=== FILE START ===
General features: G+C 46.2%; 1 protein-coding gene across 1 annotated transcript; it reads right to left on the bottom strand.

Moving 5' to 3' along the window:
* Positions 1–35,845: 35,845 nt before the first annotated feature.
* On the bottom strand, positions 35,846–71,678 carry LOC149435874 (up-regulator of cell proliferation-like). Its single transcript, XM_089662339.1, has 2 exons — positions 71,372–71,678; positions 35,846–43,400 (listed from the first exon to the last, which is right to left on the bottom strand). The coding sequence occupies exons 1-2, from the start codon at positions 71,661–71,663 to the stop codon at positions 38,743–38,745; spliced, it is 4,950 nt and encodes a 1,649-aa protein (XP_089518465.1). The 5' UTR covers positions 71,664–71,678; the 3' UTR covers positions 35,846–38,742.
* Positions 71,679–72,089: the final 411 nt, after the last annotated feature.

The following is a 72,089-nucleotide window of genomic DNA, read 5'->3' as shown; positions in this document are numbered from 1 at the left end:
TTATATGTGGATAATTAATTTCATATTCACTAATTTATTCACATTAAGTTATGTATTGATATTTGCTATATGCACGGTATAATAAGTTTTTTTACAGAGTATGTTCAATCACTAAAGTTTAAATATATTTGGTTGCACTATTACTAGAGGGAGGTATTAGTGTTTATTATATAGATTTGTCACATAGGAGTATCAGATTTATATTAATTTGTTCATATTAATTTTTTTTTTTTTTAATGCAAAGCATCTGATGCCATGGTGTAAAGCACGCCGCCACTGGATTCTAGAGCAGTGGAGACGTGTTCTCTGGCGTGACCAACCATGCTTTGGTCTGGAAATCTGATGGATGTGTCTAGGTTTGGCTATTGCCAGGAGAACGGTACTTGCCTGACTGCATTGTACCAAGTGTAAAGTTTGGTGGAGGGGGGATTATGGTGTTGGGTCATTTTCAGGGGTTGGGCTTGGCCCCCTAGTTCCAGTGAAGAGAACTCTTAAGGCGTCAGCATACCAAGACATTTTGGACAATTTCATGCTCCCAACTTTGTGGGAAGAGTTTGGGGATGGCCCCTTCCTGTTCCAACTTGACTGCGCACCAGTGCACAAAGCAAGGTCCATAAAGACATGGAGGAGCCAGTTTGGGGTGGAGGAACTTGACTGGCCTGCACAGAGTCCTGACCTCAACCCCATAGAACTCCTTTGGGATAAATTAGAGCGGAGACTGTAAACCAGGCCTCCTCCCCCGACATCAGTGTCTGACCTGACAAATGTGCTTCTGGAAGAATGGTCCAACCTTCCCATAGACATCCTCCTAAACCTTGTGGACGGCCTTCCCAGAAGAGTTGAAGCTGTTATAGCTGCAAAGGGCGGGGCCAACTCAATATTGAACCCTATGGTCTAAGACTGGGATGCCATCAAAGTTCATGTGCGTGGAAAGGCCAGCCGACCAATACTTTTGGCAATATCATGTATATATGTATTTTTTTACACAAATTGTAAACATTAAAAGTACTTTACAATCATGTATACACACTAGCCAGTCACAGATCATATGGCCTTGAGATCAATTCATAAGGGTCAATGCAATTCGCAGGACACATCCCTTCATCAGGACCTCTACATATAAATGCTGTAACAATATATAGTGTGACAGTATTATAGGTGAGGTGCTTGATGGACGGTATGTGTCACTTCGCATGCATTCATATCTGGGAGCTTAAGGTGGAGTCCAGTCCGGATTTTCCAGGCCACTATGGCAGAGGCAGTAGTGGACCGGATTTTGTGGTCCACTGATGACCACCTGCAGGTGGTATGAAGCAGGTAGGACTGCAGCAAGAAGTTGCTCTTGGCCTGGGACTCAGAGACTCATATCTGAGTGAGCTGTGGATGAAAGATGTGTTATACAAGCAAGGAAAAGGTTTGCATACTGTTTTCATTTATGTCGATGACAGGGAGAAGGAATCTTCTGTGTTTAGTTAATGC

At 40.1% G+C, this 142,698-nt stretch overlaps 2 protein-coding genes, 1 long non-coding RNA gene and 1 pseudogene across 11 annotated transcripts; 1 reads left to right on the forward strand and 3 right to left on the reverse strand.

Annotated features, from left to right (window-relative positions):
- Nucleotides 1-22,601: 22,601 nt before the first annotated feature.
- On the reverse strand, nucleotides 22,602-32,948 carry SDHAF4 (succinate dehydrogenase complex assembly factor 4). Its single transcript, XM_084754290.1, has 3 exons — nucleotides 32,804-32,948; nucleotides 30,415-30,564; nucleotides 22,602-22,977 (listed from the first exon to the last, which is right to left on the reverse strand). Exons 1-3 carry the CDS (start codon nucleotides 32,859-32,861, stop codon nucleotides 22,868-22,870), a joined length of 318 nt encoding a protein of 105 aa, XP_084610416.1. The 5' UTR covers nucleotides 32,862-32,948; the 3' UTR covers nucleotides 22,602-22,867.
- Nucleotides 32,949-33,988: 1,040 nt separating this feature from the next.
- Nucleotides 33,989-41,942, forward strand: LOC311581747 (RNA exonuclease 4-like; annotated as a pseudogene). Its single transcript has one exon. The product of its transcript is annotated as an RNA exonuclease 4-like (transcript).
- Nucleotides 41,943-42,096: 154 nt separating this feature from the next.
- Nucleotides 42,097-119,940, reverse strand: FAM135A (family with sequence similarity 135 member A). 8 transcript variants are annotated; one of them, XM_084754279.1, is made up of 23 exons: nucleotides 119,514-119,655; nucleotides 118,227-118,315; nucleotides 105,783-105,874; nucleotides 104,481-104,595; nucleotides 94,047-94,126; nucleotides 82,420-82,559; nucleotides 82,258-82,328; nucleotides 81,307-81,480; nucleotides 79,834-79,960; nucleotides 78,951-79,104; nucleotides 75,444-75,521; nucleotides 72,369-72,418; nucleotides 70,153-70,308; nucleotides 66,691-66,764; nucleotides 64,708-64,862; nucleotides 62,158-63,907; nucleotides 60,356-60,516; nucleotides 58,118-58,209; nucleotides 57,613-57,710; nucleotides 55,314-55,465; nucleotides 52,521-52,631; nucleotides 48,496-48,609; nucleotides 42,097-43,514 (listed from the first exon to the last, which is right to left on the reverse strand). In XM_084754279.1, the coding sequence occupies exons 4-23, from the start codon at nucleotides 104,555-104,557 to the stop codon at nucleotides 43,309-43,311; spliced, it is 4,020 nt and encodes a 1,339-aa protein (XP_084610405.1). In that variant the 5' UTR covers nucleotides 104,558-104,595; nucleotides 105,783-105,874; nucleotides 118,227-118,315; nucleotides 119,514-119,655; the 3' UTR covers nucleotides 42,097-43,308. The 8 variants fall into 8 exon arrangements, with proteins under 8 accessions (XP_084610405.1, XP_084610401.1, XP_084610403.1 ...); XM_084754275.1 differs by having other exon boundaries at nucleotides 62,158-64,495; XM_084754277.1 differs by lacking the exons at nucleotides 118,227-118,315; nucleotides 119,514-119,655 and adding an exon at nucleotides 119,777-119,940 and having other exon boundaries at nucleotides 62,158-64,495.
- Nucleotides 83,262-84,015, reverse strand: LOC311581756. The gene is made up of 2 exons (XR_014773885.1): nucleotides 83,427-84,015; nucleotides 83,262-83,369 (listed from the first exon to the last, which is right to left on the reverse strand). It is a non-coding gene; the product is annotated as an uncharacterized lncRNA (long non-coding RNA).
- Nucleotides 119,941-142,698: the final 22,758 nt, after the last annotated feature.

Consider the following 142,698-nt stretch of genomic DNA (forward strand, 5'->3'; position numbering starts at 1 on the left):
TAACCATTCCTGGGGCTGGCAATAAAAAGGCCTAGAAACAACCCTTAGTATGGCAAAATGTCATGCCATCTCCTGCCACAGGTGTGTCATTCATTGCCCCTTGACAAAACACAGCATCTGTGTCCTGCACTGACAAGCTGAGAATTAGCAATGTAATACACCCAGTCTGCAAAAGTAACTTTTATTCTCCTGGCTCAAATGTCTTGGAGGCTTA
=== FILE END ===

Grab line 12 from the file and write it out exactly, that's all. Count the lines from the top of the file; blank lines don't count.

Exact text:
- Nucleotides 32,949-33,988: 1,040 nt separating this feature from the next.